Your voice is your instrument - use it wisely!

When I first began teaching, my mentor told me I should tape record myself when I teach a lesson.  She felt it would give me helpful feedback.  Have you ever done that before?  If not, you should try it sometime.  I was surprised at how much information I gained by doing this.  It was the beginning of my first year, so classroom management was definitely a weakness for me.  I noticed that my voice got louder when my students' voices were reaching the "danger zone".  (Cue:  Top Gun music and picture Tom Cruise)  The danger zone is that point when you completely lose control of your class during a discussion.  What begins as a lively discussion, quickly enters the point of no return.  I found if I spoke in a quiet voice, my class was quieter.  If my students were getting louder and louder, I got softer and quieter until my class was back under control.  It sounds counterintuitive, but try it sometime and see if it works with your students, too.

Do you ever have those days when you are teaching and you feel like all of your students came to school with cotton balls in their ears?  They haven't listened to a thing you've said!  Those are my "Charlie Brown" days.

When I talk, I think all my students hear are "wanh, wanh, wuh-wahn, wahn".  To help your students tune in more to what you're saying, talk less.  Yes, I know another suggestion that sounds counterintuitive.  But, try it and see!  If you are talking less, guess who is talking more?  You got it!  Your students will be talking more.  Ask more open ended question, get a lively discussion going and you will see more active listening taking place.  Think about it from your own personal experience.  Do you prefer professional development meetings when it is "sit and get" or "make and take"?  Do you want someone talking at you or talking with you?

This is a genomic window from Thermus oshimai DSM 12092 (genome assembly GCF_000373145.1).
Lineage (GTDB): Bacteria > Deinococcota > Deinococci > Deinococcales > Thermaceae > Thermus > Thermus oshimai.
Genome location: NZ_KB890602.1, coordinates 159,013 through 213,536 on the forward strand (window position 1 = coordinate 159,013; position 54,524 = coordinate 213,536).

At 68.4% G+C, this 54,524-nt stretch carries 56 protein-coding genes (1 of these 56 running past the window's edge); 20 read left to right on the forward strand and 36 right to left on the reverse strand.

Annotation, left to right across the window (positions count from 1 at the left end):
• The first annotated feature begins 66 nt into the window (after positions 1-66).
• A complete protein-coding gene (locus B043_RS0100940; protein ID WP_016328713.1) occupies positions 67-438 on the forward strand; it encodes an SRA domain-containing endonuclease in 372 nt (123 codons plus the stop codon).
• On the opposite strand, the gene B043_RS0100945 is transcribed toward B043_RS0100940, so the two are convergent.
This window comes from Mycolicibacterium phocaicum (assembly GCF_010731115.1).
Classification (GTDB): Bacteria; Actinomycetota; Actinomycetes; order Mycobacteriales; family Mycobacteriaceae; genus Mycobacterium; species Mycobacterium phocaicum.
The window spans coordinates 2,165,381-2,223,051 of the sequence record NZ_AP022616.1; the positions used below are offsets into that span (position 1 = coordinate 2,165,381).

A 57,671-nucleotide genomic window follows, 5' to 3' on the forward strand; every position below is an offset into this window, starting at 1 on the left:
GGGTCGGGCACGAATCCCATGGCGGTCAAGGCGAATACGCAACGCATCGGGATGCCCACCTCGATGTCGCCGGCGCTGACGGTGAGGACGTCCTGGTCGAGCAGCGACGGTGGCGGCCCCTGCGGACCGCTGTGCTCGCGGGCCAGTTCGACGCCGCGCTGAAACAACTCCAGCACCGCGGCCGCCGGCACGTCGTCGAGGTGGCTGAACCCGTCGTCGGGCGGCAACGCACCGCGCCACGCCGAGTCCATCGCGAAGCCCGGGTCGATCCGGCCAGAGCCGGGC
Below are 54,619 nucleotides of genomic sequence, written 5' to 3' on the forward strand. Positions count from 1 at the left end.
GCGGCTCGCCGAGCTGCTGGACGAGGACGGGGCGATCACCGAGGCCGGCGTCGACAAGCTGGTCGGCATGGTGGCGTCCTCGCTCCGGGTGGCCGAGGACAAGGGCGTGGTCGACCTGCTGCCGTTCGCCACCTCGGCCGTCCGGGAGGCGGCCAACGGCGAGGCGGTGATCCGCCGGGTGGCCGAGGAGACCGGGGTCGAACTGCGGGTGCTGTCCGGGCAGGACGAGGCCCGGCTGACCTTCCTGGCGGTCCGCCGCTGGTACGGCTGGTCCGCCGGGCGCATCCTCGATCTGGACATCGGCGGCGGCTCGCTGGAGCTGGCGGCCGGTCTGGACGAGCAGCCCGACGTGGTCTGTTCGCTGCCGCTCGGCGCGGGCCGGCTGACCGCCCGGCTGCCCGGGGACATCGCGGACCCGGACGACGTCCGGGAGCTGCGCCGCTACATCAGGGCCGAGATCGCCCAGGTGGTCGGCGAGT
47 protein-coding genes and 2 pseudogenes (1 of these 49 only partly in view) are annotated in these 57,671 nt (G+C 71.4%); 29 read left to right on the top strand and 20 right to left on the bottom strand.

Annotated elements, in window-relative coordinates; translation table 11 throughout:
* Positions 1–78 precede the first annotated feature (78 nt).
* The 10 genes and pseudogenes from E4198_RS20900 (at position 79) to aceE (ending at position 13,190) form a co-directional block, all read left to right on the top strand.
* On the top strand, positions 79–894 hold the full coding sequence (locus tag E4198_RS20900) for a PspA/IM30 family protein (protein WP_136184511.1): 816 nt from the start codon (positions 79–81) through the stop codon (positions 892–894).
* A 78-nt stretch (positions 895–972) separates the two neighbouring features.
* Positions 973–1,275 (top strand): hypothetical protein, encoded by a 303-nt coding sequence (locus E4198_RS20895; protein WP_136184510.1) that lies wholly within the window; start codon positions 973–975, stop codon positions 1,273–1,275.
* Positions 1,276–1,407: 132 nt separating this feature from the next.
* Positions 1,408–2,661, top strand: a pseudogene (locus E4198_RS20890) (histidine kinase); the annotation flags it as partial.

Sarah said...

I had to record a lesson for student teaching, so it was really interesting to see what I did! Video is great for seeing what words you repeat frequently and what gestures and expressions you make. It was so hard to watch the video, though! :) The way you compose yourself in front of the class really does make a difference in their behavior!

Miss A's Kindergarten

Lisa R. said...

I love this post. You are so right about the tone of your voice and how it affects your students. I have always heard to tape record yourself and listen back to it for reflection. I have found also that talking in a quieter voice sets the tone for your classroom & helps you regain their focus a lot faster. Great tip!
Learning Is Something to Treasure

Tammy said...

Good post. I shared something similar with a student teacher last year. If he was loud, they were loud. When I was quiet, they were quiet. It really does work.
❀ Tammy
Forever in First

Wolfelicious said...

This is so great for all teachers to do. Although it is scary to watch yourself, it is very useful. Thanks for sharing this idea.


Unknown said...

What a great suggestion! So much can be learned from audio. I highly advice video taping yourself and look at body posture and other ways you "say" things without using your voice. I realized I needed more "wait time," and not correct every little misbehavior. Such a powerful tool. I suggest for teachers of all experience levels!

Unknown said...

I really liked this post - especially the buddy system idea!